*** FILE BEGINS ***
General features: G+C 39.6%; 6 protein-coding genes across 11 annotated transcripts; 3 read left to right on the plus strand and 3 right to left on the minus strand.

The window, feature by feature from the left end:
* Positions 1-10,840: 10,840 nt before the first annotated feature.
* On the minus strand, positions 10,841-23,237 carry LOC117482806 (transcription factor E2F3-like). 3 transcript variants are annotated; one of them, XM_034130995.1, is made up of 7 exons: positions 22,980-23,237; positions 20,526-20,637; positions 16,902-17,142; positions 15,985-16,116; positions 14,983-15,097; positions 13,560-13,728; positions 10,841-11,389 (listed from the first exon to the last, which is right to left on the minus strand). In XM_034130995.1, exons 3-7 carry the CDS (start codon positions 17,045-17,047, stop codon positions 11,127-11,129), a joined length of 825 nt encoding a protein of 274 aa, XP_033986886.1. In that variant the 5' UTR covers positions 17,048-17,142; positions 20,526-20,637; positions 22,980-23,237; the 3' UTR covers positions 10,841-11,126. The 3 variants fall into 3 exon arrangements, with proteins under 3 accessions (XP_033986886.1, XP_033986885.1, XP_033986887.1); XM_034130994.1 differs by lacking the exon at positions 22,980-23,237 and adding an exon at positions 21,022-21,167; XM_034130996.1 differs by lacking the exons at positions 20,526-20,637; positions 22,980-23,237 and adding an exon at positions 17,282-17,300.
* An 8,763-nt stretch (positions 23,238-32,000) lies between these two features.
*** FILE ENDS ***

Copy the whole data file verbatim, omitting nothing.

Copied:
General features: G+C 39.6%; 6 protein-coding genes across 11 annotated transcripts; 3 read left to right on the plus strand and 3 right to left on the minus strand.

The window, feature by feature from the left end:
* Positions 1-10,840: 10,840 nt before the first annotated feature.
* On the minus strand, positions 10,841-23,237 carry LOC117482806 (transcription factor E2F3-like). 3 transcript variants are annotated; one of them, XM_034130995.1, is made up of 7 exons: positions 22,980-23,237; positions 20,526-20,637; positions 16,902-17,142; positions 15,985-16,116; positions 14,983-15,097; positions 13,560-13,728; positions 10,841-11,389 (listed from the first exon to the last, which is right to left on the minus strand). In XM_034130995.1, exons 3-7 carry the CDS (start codon positions 17,045-17,047, stop codon positions 11,127-11,129), a joined length of 825 nt encoding a protein of 274 aa, XP_033986886.1. In that variant the 5' UTR covers positions 17,048-17,142; positions 20,526-20,637; positions 22,980-23,237; the 3' UTR covers positions 10,841-11,126. The 3 variants fall into 3 exon arrangements, with proteins under 3 accessions (XP_033986886.1, XP_033986885.1, XP_033986887.1); XM_034130994.1 differs by lacking the exon at positions 22,980-23,237 and adding an exon at positions 21,022-21,167; XM_034130996.1 differs by lacking the exons at positions 20,526-20,637; positions 22,980-23,237 and adding an exon at positions 17,282-17,300.
* An 8,763-nt stretch (positions 23,238-32,000) lies between these two features.